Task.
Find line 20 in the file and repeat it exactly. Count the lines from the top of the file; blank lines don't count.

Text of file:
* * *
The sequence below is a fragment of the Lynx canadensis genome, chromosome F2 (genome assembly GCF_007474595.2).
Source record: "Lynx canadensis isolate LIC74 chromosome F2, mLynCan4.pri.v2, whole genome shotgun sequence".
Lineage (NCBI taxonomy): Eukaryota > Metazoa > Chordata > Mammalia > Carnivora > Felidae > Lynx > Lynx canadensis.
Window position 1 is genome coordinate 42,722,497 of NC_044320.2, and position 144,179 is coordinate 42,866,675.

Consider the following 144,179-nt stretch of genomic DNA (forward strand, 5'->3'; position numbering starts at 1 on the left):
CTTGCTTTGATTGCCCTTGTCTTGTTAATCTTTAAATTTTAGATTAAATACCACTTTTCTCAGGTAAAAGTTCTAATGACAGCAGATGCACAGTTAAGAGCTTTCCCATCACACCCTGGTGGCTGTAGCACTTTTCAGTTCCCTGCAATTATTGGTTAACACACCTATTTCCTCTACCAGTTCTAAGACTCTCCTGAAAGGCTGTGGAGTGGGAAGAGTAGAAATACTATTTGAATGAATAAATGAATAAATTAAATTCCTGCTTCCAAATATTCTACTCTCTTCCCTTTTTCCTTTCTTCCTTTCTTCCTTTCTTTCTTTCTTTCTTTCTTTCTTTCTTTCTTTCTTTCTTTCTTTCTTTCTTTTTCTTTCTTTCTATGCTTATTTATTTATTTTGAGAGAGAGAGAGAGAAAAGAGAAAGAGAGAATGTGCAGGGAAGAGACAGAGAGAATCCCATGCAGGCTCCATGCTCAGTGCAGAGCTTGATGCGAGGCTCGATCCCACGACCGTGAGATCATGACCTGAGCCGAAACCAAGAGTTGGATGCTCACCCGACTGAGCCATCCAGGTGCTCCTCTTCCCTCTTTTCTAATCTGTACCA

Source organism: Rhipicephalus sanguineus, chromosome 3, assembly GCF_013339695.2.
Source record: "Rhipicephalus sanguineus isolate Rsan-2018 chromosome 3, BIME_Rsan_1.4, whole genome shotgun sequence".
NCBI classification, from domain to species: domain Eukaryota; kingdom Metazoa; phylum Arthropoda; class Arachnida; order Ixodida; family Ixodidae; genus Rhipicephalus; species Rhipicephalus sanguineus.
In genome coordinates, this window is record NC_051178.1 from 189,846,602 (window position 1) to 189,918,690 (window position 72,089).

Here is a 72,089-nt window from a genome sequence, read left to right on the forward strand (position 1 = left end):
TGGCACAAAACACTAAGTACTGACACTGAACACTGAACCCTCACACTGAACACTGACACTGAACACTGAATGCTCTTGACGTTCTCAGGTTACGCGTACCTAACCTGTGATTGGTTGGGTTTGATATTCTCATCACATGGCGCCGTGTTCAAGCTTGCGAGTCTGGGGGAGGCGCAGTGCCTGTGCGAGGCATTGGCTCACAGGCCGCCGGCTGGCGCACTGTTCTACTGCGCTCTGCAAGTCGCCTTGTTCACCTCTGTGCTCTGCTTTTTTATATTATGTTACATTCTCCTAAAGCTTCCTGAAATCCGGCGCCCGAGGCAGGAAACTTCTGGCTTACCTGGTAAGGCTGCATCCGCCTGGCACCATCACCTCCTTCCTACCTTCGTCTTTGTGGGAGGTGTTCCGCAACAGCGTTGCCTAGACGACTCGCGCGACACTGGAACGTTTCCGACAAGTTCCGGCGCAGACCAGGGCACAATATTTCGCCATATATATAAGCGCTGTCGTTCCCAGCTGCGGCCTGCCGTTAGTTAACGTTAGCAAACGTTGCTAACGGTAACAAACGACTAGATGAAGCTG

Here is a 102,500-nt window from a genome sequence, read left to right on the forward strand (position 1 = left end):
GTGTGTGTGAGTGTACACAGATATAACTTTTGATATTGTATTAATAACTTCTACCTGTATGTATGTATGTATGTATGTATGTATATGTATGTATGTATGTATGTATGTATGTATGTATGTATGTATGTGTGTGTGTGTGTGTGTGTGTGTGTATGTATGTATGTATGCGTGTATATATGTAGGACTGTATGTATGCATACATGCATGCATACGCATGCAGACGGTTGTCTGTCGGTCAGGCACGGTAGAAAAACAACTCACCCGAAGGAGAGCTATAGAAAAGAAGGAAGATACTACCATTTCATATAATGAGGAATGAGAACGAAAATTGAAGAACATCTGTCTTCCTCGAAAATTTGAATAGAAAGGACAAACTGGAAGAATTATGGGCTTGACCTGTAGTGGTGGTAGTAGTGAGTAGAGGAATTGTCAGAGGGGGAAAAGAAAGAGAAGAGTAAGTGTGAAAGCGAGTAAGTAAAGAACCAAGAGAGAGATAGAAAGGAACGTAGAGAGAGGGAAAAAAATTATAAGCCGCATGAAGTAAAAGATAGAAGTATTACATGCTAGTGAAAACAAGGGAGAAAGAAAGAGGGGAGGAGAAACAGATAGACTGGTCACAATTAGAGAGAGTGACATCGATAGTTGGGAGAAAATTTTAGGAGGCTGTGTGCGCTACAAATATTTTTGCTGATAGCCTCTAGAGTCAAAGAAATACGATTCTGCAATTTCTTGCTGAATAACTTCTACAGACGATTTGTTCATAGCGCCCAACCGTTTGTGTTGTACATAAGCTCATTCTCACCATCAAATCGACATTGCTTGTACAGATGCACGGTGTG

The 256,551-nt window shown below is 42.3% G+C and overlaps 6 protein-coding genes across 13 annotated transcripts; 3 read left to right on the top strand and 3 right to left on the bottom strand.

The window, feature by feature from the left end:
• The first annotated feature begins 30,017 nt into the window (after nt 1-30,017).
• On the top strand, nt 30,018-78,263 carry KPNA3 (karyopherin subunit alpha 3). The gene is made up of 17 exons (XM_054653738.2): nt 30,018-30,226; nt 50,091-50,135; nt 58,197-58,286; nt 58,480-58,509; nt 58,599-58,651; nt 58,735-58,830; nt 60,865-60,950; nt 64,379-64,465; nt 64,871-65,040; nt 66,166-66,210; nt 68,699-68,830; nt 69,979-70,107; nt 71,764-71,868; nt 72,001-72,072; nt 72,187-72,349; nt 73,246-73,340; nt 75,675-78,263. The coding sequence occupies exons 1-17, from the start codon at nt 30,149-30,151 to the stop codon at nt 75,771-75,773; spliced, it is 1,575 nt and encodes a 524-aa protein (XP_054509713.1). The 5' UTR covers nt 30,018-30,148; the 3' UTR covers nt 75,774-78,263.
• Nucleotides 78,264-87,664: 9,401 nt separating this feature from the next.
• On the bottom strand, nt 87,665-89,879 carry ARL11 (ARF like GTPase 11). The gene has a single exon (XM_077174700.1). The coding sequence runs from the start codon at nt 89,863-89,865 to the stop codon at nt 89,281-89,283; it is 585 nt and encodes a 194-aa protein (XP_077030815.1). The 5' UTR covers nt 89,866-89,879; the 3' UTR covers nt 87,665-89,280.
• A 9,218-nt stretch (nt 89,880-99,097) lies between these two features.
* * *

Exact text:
• On the bottom strand, nt 87,665-89,879 carry ARL11 (ARF like GTPase 11). The gene has a single exon (XM_077174700.1). The coding sequence runs from the start codon at nt 89,863-89,865 to the stop codon at nt 89,281-89,283; it is 585 nt and encodes a 194-aa protein (XP_077030815.1). The 5' UTR covers nt 89,866-89,879; the 3' UTR covers nt 87,665-89,280.